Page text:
Several studies have pointed out that the movement to introduce corporate governance practices in the country has achieved commendable progress. In fact, the country has evolved a system and structure of corporate governance considered to be one of the best among all developing countries. Unlike several other emerging markets, Indian companies maintain their shareholding patterns, making it possible to identify the ownership affiliation of each firm easily. ‘It is by and large a hybrid of the “outsiders” systems, and “insiders systems” of corporate governance.’

‘The legal framework for all corporate activities including governance and administration of companies, disclosures, shareholders’ rights, dividend announcements has been in place since the enactment of the Companies Act in 1956 and has been fairly stable. The listing agreements of stock exchanges have also been prescribing on-going conditions and continuous obligations to companies.’

‘India has a well-established regulatory framework for more than four decades, which forms the foundation of the corporate governance system in India. Numerous initiatives have been taken by the Securities and Exchange Board of India (SEBI) to enhance corporate governance practice, in fulfillment of the objectives: Investor protection and market development, for example, streamlining of the disclosure, investor protection guidelines, book building, entry norms, listing agreement, preferential allotment disclosures and lot more…. Accounting system in India is well-established and accounting standards are similar to those followed in most of the advanced economies’ (Khanna and Palepu 2000).

According to a survey on corporate excellence carried out by Credit Lyonnais, three Indian companies—Infosys, Hindustan Lever Limited and Wipro are amongst Asia’s top ten corporations in terms of good governance practices. Likewise, ICICI, Cummins India, HDFC, Ranbaxy, Dr Reddy’s Lab, Orchid Chemicals and several Tata group companies also share this honour.

The Birla Group has already adopted corporate governance provisions. Non-executive directors now dominate the group’s company boards, and they have also constituted nomination, remuneration and audit committees.


There were some outstanding initiatives in India from individual personalities even before the concept of corporate governance gained currency. J. R. D. Tata, from the time he took over the reins of the group till his death, ran the Tata industrial empire professionally, unlike other family-run businesses. Under his guidance, the Tata Group produced some outstanding CEOs. His belief in keeping business and politics separate did give the group a great deal of credibility and brought him laurels, and won the trust of everybody. The man who believed in empowerment never craved for power, money or glory. He ensured that the House of Tatas followed corporate governance practices in all its forms, both in the letter and spirit. Tata was, and continues to be, a household name and his shareholders had always been happy with him.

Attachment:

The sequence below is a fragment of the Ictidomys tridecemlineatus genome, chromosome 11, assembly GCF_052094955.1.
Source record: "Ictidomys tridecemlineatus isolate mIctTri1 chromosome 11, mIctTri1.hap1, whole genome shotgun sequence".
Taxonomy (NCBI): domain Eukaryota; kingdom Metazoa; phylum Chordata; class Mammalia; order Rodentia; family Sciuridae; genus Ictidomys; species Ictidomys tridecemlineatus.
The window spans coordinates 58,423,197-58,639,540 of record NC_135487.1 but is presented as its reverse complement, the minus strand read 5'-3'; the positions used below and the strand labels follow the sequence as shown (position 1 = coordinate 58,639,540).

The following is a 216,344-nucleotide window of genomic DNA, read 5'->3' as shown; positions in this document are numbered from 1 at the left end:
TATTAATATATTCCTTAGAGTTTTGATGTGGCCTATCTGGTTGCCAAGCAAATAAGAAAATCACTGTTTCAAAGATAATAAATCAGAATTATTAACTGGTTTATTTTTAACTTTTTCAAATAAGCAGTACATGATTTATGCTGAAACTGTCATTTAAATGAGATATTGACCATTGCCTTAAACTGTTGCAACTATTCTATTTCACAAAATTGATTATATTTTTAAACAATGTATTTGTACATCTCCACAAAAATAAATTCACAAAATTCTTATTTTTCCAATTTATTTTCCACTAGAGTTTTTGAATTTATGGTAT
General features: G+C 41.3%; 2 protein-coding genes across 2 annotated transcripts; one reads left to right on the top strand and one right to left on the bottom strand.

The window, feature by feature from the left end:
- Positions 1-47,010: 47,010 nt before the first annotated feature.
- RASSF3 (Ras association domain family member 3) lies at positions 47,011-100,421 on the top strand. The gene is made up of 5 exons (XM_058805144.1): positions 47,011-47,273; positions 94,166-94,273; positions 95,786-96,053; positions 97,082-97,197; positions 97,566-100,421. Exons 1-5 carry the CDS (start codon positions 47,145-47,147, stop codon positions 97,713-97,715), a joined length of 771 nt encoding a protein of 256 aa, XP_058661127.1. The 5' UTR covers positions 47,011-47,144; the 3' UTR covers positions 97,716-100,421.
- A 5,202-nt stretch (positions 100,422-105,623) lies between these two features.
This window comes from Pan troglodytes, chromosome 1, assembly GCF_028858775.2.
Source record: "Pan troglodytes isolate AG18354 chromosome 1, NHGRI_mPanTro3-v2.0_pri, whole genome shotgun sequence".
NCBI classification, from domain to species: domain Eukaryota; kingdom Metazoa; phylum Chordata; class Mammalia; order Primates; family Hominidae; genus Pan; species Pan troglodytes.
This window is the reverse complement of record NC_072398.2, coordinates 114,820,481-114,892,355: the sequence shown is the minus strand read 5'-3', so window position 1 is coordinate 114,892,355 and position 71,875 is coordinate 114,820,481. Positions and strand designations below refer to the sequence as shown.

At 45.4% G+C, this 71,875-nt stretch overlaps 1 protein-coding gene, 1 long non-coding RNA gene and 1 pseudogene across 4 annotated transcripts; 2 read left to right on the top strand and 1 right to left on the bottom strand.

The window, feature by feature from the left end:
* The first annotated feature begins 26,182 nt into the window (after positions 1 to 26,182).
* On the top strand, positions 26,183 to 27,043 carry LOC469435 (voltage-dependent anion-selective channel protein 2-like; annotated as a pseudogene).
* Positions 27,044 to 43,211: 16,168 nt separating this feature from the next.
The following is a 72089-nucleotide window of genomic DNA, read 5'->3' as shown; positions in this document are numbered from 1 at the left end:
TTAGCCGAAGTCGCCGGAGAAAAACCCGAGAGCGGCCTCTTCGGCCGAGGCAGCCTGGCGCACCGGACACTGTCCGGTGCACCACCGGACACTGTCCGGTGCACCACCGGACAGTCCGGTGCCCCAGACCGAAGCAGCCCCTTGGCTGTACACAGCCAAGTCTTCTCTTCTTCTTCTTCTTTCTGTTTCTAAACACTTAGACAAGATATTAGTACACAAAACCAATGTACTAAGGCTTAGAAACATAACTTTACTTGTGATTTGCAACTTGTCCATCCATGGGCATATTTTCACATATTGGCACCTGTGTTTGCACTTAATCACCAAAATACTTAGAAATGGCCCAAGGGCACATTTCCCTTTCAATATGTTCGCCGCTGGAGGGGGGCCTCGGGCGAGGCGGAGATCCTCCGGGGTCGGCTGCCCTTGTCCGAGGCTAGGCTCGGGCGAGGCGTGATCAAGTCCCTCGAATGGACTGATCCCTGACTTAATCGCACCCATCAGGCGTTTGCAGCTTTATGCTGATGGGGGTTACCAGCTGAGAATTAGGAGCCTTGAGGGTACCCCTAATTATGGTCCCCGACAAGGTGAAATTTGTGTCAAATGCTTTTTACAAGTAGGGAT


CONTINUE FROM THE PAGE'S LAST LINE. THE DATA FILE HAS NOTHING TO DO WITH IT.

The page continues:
Keshub Mahindra is another industrialist who like J. R. D. Tata runs his empire professionally. He kept his daughters and relatives out of the boardroom. He has ensured that it is Mahindra & Mahindra that is projected and not personalities. He has, like the Tatas, ensured that the business is divorced from politics. He has created a code of corproate governance for the company.

N. R. Narayanamurthy is the new icon and undisputed king of the new economy. He shook the corporate world by giving his employees a stock option scheme (ESOPS) that saw many corporates taking a leaf out of Infosys’ book. Even before corporate governance became the buzzword, Infosys showed the way by giving detailed information and guidance reports in its 200 page plus annual report. So much so, that the SEC has been asking US companies to use the Infosys annual report as a model. The man who has created hundreds of millionaires within and at the bourses has set such high standards that Infosys keeps getting awards for being the best-run company, best at maintaining investor relations, best employer and so on. The ultimate tribute to Murthy was the government of India bestowing on Infosys the National Award for Excellence in Corporate Governance. By leveraging brainpower and sweat equity, Murthy has built a world-class software firm from the scratch.

Kumar Mangalam Birla who inherited a huge industrial empire challenged the conventional practices within the group companies when he took over in 1995. He has changed the culture of the group from being mainly a family-run enterprise of old-timers to one with professional ethos. His group companies have been making extensive disclosures. Impressed by this young Birla’s initiative, the regulatory body, SEBI appointed him on a committee which is now known as the Kumar Mangalam Birla Committee on corproate governance.


Banks in India as corporates are as much required to be governed under corporate governance norms as other firms. Additionally, they are also covered under the internationally followed Basel Committee norms about which details are provided in the chapter on banking and corporate governance.

The Basel Committee norms relate only to commercial banks and financial institutions. Banking and financial institutions stand to benefit only if corporate governance is accepted universally by industry and business, whom banks and financial institutions have to interact and deal with. SEBI only partially attends to this need.